submitted: July 31, 1979.
COMMONWEALTH OF PENNSYLVANIA
FRANCIS BOYD, APPELLANT
Nos. 81 and 82 Special Transfer Docket, APPEAL FROM THE JUDGMENT OF SENTENCE IMPOSED BY THE COURT OF COMMON PLEAS OF PHILADELPHIA COUNTY, AT NOS. 597, 599 and 600, JUNE TERM, 1976.
Warren R. Hamilton, Philadelphia, for appellant.
Robert B. Lawler, Assistant District Attorney, Chief, Appeals Division, Philadelphia, for Commonwealth, appellee.
Watkins, Manderino and Cirillo, JJ.*fn* Manderino, J., files a concurring opinion.
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The defendant has appealed his conviction of second degree murder, prohibited offensive weapons, criminal conspiracy, and robbery. He was sentenced to a term of life imprisonment for murder, and to consecutive terms of imprisonment for the other offenses. The defendant has raised several issues on appeal, each of which will be considered herein.
The defendant first contends that his identification and statements made by him should have been suppressed because they were the product of an allegedly false and
[ 271 Pa. Super. Page 90]
illegal arrest. This court does not agree. A shooting occurred during the course of a robbery in a bar. The bar owner gave a description to the investigating officer of three black men, one of whom was wearing a plaid jacket. The owner told the officer that he chased the robbers and lost them in the 1400 block of Pemberton Street. Minutes later, another officer saw the defendant with a plaid jacket on in the window in a house at 1417 Pemberton Street. The officer received the consent of the owner of that house to search the house, and the defendant was arrested, and a plaid jacket and guns were confiscated. The defendant was returned to the scene of the murder and was positively identified there by the owner of the bar. The lower court held that the police had probable cause to arrest the defendant, and their search of the premises was lawful because the owner of the premises gave consent to the search. This case is remarkably similar to the facts in Commonwealth v. Jones, 457 Pa. 423, 322 A.2d 119 (1974). In that case, a murder occurred during the course of a robbery, and a neighbor observed several young men fleeing from the store in which the murder occurred. The neighbor chased the men in his car and lost them several blocks away. The only description given was 4 or 5 negro males in dark clothing. The defendant in that case was apprehended approximately 6 blocks from the scene and was arrested, and the court held that the arrest was proper. In this case, we have a much more accurate description, and the distance was less than 6 blocks away from the scene. We hold, therefore, that the arrest was lawful and the identification and statements given were properly introduced into evidence.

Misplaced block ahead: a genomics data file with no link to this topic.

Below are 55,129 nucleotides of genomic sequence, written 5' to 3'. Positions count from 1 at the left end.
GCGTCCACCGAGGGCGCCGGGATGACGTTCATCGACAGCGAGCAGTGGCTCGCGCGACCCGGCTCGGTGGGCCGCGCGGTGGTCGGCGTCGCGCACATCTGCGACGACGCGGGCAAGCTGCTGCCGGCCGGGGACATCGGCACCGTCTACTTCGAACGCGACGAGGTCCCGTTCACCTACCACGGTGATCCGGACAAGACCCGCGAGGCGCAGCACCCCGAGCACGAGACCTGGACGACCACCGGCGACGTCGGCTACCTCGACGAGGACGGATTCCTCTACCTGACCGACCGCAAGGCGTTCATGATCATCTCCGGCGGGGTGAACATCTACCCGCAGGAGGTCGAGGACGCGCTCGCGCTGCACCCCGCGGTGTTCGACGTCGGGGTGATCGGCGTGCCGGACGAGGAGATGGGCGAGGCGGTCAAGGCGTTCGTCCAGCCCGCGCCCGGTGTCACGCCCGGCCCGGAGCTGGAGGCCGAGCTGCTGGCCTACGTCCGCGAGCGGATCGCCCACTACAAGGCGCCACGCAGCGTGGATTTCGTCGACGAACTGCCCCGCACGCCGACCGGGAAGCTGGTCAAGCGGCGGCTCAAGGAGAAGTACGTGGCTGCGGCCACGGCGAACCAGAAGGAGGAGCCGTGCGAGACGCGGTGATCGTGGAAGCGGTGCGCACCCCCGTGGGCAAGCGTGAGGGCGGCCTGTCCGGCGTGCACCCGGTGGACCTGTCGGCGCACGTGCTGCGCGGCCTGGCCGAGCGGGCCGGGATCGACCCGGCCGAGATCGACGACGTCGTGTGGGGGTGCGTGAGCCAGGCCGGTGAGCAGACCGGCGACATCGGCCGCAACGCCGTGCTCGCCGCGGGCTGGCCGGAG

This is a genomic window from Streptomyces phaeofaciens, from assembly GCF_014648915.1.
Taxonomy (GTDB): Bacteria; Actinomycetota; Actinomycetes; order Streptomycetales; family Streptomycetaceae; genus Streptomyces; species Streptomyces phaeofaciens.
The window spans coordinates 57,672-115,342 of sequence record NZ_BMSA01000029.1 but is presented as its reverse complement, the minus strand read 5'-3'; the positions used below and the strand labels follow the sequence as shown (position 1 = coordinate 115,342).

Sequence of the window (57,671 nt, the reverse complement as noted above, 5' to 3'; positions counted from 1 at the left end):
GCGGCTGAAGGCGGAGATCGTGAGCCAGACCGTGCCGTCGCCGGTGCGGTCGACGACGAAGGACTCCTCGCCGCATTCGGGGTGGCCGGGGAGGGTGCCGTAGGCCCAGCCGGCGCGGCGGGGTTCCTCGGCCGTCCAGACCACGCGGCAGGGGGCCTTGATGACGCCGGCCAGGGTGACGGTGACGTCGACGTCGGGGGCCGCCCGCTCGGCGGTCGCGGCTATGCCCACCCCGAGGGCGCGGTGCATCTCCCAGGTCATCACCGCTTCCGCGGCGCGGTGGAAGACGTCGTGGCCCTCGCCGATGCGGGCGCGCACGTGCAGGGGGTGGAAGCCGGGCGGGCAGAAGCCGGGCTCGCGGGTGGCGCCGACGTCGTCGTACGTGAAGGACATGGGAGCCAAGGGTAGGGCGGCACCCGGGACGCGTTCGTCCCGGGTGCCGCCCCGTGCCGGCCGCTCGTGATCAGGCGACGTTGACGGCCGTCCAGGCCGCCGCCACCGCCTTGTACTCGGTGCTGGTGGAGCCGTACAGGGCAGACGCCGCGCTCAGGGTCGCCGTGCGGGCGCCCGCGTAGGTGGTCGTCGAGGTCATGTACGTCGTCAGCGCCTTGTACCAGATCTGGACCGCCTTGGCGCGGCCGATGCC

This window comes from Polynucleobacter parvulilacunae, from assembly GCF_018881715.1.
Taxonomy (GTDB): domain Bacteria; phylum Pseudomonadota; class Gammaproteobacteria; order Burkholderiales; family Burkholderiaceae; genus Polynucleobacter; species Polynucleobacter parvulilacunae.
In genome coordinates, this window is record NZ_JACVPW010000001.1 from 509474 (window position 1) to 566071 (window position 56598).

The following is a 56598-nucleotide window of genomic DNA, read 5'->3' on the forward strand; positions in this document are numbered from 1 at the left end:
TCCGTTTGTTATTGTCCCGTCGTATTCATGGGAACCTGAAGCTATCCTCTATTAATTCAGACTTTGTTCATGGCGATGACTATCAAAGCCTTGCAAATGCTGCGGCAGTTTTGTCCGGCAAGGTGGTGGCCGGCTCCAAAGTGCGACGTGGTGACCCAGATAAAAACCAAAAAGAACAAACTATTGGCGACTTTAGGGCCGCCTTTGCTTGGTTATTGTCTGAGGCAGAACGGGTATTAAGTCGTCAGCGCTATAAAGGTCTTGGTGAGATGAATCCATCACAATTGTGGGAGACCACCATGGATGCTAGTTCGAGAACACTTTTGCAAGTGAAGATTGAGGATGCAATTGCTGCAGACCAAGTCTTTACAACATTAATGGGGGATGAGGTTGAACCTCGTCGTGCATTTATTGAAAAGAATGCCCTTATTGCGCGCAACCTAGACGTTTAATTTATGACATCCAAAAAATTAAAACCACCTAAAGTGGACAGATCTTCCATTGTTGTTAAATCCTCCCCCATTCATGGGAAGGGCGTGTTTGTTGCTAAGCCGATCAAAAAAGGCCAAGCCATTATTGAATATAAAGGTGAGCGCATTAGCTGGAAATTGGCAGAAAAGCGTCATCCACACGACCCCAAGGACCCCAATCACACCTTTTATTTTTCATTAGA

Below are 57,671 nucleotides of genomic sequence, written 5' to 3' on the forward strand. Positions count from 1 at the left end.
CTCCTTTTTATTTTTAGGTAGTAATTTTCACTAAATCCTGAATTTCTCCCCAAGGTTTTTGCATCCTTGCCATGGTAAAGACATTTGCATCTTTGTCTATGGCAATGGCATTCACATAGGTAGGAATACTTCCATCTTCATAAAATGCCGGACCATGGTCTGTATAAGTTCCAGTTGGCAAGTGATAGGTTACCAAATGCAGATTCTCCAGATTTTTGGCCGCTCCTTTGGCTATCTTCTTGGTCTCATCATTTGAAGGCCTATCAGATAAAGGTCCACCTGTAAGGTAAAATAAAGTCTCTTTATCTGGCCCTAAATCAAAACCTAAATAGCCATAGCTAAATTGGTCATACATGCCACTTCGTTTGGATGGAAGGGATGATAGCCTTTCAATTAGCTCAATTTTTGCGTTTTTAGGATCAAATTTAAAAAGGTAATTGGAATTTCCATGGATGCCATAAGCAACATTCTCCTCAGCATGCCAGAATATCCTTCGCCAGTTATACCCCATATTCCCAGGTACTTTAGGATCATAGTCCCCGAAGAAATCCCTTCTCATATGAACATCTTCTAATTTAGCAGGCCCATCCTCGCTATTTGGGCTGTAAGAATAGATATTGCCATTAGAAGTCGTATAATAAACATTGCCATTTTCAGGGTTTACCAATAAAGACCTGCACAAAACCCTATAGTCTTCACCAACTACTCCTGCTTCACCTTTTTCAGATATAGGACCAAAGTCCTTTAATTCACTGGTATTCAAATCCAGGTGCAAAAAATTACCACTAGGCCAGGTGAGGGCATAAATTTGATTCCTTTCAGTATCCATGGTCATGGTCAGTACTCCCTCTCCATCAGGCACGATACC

The defendant next complains that the trial judge refused to instruct the jury concerning the defense of intoxication or drugged condition. The judge correctly refused to charge thereon because there was not sufficient evidence of drugged condition and because the law would not have warranted such a charge. On April 7, 1976, the Crimes Code was amended to provide that voluntary intoxication or voluntary drugged condition are no defense to a criminal
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charge, and no evidence of such condition may be introduced to negative the element of intent of the offense except in cases of first degree murder: 18 Pa.C.S.A. 308. Therefore, the requested instructions were properly refused.
The defendant next complains of certain remarks made by the District Attorney in his closing statement to the jury. We have examined the record and find that the District Attorney's remarks were warranted by the evidence and were in no way inflammatory or prejudicial to the defendant, and the trial court so found.
The defendant's last complaint is to the sentences imposed. He contends that the trial judge did not follow the guidelines imposed by the Sentencing Code, Act of 1974, 18 Pa.C.S.A. 1321. A review of the record indicates that the trial judge did follow the proper guidelines in imposing consecutive sentences. The trial judge believed that the defendant could have been convicted of first degree murder under the evidence, and he also considered the heinousness of the crime and the improbability of rehabilitation of this defendant.
The case was fairly tried, the sentence was entirely within the law, and must be affirmed.
MANDERINO, Judge, concurring:
I concur with the result reached by the majority concerning the trial judge's refusal to charge the jury concerning the relevancy of intoxication but note that appellant has not challenged the constitutionality of the applicable statute.
I also agree with the majority that the trial judge acted within the statutory guidelines for sentencing. Under the appropriate statute, however, the trial judge is not permitted to second-guess the jury concerning the crime of which the defendant is guilty. His personal opinion as to the proper verdict is an improper consideration to be used in sentencing. In this case, however, the judge's expression of his opinion that the defendant could have been convicted of
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*fn* Justice LOUIS L. MANDERINO of the Supreme Court of Pennsylvania, and Judge VINCENT A. CIRILLO of the Court of Common Pleas of Montgomery County, Pennsylvania, are sitting by designation.